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Union Stockyards Service Flag

The Oregonian, 2 May 1918, page 16

No recognition by patriotic Americans should be given the individual who at this time holds conscientious scruples against fighting, yet who insists upon remaining in this country and enjoying the fruits of battle, fought by others, declared N. G. Pike, member of the Board of Education, in an address to the executives and their staffs at the Union Stockyards yesterday noon.

A beautiful silk service flag, upon which glittered 20 blue stars, representing as many of the firm’s men who have volunteered, was dedicated, and by its side was unfurled to the breeze the Stars and Stripes.

The programme, which consisted of community singing, led by Miss Goldie Peterson; a brief introductory speech by W. H. Daughtrey, president of the company, and the address by Mr. Pike, was arranged by L. R. McGee, secretary-treasurer of the company, and W. H. Warren, assistant industrial secretary of the Portland Y. M. C. A.

“We are here,” said Mr. Daughtrey, “to dedicate our service flag and to christen a new American flag. The principles for which the Stars and Stripes stand are well known to us. We must do our part in defending them.”

I wonder if we all know what we are here for?” queried Mr. Pike, upon being introduced by Mr. Daughtrey. “I have often asked myself that question when addressing crowds like this. Do we people of this great country, who remain at home, realize what must be done to preserve liberty and uphold the American ideals?”

Mr. Pike then gave expression to his disgust at the manner in which pacifists take advantage of the privileges of a free country, yet refuse to fight for it.

“THere are slackers and slackers,” said Mr. Pike. “ Years ago a fellow named Jonah was told to do a job and refused. He sailed on a ship, and he made so much trouble they threw him overboard. He then got inside of a whale, which spewed him out after three days. If a whale had to carry around one of our modern-day pacifists it would chuck him in a few hours.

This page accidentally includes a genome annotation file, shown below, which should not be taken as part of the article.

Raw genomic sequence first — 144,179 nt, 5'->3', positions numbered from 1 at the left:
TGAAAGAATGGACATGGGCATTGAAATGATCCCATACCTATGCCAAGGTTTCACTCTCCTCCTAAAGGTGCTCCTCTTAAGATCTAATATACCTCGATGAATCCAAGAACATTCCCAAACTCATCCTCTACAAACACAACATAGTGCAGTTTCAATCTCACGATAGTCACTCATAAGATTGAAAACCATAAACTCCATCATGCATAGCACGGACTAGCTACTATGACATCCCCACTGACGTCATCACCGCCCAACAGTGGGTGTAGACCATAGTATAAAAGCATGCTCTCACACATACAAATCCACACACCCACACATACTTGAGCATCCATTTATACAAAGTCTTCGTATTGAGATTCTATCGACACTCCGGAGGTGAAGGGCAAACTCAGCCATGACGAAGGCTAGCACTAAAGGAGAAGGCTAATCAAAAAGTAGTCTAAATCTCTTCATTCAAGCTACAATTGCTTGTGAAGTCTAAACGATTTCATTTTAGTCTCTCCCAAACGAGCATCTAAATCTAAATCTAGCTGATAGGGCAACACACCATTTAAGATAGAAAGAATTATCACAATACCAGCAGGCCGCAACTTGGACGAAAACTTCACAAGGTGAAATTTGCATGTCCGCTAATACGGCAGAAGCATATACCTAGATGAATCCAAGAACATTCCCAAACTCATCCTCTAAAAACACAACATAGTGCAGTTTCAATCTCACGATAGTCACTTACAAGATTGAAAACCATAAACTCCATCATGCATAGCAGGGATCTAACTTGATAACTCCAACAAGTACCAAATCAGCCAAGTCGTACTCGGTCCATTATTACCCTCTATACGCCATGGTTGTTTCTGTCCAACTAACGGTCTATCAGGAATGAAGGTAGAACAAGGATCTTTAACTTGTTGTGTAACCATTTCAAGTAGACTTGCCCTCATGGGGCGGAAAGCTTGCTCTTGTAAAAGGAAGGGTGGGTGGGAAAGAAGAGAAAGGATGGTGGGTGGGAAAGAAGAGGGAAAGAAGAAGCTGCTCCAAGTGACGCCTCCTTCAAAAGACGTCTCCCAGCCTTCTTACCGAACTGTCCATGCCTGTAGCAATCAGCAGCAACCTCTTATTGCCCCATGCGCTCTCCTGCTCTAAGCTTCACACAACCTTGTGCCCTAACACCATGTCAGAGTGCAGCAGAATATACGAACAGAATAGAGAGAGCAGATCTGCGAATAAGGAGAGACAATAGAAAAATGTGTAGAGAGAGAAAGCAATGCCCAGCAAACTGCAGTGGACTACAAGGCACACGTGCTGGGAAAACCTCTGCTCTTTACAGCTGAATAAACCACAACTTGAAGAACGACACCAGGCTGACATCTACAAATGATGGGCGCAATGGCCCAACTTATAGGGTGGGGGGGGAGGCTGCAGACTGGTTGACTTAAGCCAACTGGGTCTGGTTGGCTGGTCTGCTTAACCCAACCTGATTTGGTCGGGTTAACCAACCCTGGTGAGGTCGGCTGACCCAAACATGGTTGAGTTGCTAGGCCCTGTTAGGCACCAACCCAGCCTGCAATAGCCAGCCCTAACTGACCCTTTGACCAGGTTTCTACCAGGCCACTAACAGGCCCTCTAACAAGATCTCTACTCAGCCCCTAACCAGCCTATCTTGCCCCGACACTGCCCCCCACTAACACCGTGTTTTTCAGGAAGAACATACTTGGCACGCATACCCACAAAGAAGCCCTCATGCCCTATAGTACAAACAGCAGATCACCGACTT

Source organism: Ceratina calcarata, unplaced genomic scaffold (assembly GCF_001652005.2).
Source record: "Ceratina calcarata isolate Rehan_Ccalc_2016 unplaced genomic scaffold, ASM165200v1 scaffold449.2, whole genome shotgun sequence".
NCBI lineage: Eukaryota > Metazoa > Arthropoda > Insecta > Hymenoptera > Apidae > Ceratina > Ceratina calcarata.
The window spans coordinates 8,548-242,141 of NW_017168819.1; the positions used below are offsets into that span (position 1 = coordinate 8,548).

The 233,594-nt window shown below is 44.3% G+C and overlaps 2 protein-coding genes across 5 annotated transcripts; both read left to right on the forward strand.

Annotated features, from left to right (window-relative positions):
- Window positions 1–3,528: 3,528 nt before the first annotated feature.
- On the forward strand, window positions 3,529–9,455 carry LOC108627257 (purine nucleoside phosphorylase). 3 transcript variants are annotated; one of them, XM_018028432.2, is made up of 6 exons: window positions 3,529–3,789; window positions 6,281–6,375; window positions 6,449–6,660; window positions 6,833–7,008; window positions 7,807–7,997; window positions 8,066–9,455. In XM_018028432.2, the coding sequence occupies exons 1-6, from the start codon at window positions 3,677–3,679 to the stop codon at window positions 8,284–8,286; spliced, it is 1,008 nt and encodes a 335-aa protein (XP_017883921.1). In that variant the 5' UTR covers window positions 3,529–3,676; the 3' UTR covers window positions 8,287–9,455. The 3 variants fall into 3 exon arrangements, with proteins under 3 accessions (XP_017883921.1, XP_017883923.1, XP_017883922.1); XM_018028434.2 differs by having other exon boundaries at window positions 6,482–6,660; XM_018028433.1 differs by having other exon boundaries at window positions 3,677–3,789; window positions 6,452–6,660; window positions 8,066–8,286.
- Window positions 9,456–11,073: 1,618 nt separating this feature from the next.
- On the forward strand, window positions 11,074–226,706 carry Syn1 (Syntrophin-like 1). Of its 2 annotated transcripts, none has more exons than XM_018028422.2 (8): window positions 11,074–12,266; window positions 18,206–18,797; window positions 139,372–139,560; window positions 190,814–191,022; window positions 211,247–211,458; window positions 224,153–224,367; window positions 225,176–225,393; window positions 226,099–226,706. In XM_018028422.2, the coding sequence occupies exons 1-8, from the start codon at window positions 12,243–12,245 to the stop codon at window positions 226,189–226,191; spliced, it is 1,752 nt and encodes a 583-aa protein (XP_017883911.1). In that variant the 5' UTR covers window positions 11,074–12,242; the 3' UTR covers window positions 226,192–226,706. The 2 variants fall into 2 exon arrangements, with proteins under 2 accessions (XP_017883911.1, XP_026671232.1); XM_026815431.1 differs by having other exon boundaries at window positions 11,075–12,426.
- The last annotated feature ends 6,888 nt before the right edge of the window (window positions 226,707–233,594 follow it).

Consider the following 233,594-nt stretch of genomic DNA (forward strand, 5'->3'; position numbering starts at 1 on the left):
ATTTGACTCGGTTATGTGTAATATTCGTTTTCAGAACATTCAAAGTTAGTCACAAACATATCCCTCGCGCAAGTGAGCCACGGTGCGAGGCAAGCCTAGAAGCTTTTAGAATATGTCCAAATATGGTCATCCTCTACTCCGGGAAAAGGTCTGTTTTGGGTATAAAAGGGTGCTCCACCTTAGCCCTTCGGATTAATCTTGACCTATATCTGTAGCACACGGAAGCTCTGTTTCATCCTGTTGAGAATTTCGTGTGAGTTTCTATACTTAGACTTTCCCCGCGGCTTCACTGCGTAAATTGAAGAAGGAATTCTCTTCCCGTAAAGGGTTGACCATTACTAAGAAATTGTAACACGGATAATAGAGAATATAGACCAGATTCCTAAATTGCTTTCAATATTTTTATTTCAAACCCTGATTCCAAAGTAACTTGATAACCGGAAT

“We must do our part in this fight, and if there is anyone who don’t like this country better than any other—enough to fight for it—let them go back to the one they like better—and the sooner the better.” (Cheers)

Among the things all of the home folks can do, said Mr. Pike, is to write to the boys often and not neglect this, thereby giving them the impression that we have forgotten them.

Following are the names of the volunteers represented on the service flag:

  • J. E. Duffy
  • R. E. Brock
  • E. B. Hughes
  • H. E. MacDonald
  • G. R. McLeod
  • Lloyd Bailey
  • Al Kidwell
  • Joe Hill
  • Earl Cole
  • C. C. Cruse
  • Jack Hunt
  • Milton Penfield
  • Kenneth Goodall
  • Max Schultz
  • E. Creighton
  • Roy Buckley
  • Art McAlister
  • Warren Lewis
  • Melvin O'Shea
  • E. Williams